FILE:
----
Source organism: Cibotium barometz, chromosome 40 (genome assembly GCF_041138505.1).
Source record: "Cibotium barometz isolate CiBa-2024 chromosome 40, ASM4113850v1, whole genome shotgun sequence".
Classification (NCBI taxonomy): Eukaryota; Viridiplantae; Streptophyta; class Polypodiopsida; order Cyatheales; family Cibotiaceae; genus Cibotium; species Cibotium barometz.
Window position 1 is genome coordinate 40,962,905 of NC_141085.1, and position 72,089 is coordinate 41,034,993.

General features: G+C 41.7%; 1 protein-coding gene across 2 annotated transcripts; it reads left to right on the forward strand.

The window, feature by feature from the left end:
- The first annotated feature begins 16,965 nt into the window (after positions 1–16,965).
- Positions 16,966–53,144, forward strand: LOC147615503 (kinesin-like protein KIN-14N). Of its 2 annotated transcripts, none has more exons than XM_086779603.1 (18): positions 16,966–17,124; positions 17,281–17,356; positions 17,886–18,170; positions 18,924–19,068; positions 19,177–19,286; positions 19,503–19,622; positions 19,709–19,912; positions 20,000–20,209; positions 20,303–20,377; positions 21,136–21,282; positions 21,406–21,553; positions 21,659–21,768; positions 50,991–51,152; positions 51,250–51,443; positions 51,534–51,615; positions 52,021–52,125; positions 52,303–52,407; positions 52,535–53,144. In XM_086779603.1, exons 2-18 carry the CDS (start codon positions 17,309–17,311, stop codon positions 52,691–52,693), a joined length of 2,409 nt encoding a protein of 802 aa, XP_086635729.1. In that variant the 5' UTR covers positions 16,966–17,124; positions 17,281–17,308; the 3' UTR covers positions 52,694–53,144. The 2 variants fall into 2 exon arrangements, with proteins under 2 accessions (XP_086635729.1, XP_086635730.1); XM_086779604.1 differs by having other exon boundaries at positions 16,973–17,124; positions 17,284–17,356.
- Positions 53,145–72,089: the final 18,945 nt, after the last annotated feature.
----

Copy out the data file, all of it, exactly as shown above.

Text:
Source organism: Cibotium barometz, chromosome 40 (genome assembly GCF_041138505.1).
Source record: "Cibotium barometz isolate CiBa-2024 chromosome 40, ASM4113850v1, whole genome shotgun sequence".
Classification (NCBI taxonomy): Eukaryota; Viridiplantae; Streptophyta; class Polypodiopsida; order Cyatheales; family Cibotiaceae; genus Cibotium; species Cibotium barometz.
Window position 1 is genome coordinate 40,962,905 of NC_141085.1, and position 72,089 is coordinate 41,034,993.

General features: G+C 41.7%; 1 protein-coding gene across 2 annotated transcripts; it reads left to right on the forward strand.

The window, feature by feature from the left end:
- The first annotated feature begins 16,965 nt into the window (after positions 1–16,965).
- Positions 16,966–53,144, forward strand: LOC147615503 (kinesin-like protein KIN-14N). Of its 2 annotated transcripts, none has more exons than XM_086779603.1 (18): positions 16,966–17,124; positions 17,281–17,356; positions 17,886–18,170; positions 18,924–19,068; positions 19,177–19,286; positions 19,503–19,622; positions 19,709–19,912; positions 20,000–20,209; positions 20,303–20,377; positions 21,136–21,282; positions 21,406–21,553; positions 21,659–21,768; positions 50,991–51,152; positions 51,250–51,443; positions 51,534–51,615; positions 52,021–52,125; positions 52,303–52,407; positions 52,535–53,144. In XM_086779603.1, exons 2-18 carry the CDS (start codon positions 17,309–17,311, stop codon positions 52,691–52,693), a joined length of 2,409 nt encoding a protein of 802 aa, XP_086635729.1. In that variant the 5' UTR covers positions 16,966–17,124; positions 17,281–17,308; the 3' UTR covers positions 52,694–53,144. The 2 variants fall into 2 exon arrangements, with proteins under 2 accessions (XP_086635729.1, XP_086635730.1); XM_086779604.1 differs by having other exon boundaries at positions 16,973–17,124; positions 17,284–17,356.
- Positions 53,145–72,089: the final 18,945 nt, after the last annotated feature.